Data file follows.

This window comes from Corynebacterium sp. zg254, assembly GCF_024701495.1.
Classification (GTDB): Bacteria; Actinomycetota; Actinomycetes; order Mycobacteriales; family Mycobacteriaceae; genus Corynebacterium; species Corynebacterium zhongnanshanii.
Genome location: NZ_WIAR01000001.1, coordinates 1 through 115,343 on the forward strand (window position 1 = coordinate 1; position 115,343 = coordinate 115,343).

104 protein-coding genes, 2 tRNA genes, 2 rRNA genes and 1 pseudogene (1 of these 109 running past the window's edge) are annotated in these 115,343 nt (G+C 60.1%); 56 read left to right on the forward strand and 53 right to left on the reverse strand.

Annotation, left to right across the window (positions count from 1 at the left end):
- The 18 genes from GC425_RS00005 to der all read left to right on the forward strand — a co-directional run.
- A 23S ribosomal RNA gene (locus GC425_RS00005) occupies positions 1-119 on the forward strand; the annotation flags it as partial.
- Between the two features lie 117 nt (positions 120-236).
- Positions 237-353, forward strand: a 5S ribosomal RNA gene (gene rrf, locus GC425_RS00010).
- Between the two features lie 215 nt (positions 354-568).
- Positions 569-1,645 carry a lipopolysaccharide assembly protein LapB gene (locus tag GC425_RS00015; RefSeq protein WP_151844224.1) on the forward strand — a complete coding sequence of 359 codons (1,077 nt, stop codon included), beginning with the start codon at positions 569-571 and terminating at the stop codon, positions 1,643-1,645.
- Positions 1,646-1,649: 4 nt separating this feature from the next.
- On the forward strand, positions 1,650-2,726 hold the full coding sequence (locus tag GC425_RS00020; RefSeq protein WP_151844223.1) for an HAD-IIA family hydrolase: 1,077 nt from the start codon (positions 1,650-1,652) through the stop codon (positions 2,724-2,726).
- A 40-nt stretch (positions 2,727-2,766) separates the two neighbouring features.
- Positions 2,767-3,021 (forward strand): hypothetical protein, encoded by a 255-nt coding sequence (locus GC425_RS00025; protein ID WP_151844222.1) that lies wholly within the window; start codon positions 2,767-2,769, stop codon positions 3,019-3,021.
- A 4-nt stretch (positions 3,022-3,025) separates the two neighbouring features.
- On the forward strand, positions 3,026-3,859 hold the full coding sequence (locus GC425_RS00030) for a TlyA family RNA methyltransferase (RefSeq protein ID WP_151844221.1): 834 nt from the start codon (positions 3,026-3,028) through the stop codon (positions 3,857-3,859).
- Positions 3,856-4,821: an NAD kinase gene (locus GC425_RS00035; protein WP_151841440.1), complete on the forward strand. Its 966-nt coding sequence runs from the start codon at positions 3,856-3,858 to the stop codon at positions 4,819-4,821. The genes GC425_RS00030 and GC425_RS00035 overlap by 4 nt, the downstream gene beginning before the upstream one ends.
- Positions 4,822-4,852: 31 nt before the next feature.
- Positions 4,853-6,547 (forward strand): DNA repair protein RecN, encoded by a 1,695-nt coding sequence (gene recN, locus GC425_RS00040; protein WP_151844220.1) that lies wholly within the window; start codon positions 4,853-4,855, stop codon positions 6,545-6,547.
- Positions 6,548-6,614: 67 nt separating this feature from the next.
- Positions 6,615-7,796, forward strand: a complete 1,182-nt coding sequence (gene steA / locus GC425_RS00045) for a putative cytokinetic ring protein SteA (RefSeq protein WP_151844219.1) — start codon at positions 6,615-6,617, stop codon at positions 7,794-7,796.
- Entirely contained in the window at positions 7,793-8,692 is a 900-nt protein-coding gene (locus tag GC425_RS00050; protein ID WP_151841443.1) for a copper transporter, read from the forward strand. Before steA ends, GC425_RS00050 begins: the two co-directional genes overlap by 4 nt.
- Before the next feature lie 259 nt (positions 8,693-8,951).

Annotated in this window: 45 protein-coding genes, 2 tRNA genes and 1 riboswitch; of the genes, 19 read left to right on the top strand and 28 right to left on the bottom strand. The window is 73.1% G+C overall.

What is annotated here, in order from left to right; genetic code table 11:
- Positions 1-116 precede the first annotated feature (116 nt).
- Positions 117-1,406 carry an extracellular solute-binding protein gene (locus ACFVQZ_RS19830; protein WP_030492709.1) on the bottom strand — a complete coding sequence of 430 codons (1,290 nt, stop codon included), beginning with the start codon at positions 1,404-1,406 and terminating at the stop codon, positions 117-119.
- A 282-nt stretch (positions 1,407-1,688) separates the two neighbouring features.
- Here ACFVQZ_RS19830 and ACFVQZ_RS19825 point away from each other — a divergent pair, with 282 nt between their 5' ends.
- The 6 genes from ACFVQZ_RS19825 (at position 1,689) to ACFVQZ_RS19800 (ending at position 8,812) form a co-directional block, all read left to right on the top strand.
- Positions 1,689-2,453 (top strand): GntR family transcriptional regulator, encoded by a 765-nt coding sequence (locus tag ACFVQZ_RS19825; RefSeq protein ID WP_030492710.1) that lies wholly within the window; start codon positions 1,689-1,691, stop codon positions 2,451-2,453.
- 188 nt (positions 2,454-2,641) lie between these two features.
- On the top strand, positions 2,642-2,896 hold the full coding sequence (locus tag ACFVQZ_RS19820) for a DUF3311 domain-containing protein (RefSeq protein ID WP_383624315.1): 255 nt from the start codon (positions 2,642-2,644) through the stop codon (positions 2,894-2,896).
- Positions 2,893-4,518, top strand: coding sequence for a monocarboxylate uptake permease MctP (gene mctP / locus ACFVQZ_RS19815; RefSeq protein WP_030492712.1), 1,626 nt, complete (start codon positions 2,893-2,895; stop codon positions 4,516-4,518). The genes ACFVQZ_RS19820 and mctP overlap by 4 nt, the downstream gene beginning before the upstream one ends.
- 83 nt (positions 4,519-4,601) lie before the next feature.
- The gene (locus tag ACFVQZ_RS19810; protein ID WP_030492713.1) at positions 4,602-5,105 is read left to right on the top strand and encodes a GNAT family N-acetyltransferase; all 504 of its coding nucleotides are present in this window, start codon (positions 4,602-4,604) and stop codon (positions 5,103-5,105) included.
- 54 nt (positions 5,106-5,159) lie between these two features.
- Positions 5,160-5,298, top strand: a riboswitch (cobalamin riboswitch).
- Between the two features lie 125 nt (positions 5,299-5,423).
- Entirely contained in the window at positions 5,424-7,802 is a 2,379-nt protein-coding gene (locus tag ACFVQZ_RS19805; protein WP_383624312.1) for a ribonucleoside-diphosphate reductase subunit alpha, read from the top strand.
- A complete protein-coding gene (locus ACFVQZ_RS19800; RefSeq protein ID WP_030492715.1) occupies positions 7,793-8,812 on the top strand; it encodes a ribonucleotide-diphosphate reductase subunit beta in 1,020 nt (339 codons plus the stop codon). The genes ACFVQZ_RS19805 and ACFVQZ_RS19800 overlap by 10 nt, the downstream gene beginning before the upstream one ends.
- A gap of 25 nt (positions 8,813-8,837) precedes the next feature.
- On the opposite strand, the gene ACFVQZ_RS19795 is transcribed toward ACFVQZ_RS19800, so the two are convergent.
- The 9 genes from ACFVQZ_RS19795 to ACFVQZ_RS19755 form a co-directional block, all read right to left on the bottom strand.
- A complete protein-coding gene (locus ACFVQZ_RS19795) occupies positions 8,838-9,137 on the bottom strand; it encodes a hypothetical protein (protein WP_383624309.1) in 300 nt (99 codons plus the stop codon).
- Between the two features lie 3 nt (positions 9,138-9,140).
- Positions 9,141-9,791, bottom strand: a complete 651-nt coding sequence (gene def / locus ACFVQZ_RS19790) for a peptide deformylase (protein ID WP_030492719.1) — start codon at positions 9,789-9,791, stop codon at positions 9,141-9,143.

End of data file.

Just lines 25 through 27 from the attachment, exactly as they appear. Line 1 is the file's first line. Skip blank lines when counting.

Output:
Annotated in this window: 45 protein-coding genes, 2 tRNA genes and 1 riboswitch; of the genes, 19 read left to right on the top strand and 28 right to left on the bottom strand. The window is 73.1% G+C overall.

What is annotated here, in order from left to right; genetic code table 11:
- Positions 1-116 precede the first annotated feature (116 nt).